The dispute between carmakers and the government over the UK car scrappage scheme has now been resolved.
Ford and Honda had delayed the start of their involvement on Monday. Both had expressed concerns about VAT arrangements and tax liabilities.
But after talks with the government, they now have confirmed that they both will take part in the scheme.
Cars that are more than 10 years old can be scrapped in return for a £2,000 discount on a new model.
"The scrappage incentive scheme has the full support of the UK motor industry who will continue to work with government to ensure the scheme's success," said Paul Everitt, chief executive of the Society of Motor Manufacturers and Traders.
Under the scheme, the government will provide a £1,000 subsidy, while the motor industry will provide at least a similar amount.
The scheme is designed to help revive car sales, which have been badly hit by the drop in consumer spending as the recession deepened. New UK car sales were down 28.5% in the first four months of 2009 compared with the previous year.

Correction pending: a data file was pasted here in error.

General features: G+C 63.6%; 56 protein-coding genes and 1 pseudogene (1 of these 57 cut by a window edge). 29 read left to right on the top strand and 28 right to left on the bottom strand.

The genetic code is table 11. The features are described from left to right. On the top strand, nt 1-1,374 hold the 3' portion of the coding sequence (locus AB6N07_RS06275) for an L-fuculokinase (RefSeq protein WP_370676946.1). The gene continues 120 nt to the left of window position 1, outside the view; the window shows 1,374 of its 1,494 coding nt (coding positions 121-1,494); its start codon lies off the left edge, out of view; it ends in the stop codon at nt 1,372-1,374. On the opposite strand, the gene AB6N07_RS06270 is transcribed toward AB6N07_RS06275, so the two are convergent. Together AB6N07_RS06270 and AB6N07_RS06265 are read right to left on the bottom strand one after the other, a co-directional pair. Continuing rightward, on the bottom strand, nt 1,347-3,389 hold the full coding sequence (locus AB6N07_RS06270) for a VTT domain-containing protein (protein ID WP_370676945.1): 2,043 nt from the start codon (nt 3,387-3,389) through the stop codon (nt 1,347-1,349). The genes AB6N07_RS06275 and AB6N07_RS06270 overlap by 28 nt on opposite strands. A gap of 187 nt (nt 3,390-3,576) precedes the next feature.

Business Secretary Lord Mandelson has said the £300m scheme will "provide a boost to the industry and kick-start sales".
Honda confirmed in a statement it would now join the scheme "following discussions between industry and government yesterday and clarification on the finer detail".
Ford, who sold more cars than any other manufacturer in the UK in 2008, also said it will now participate.
Latest SMMT figures show that Ford accounts for almost 17.5% of all cars sold in the UK so far this year, giving it the biggest market share.
"Ford is putting its full weight behind the UK vehicle scrappage scheme, which will not only boost sales but will also bring positive employment and environmental benefits too," said Nigel Sharp, Ford's managing director for Great Britain.
Ford said it has already had 3,000 extra orders from first-time customers for new cars as a result of the scheme.
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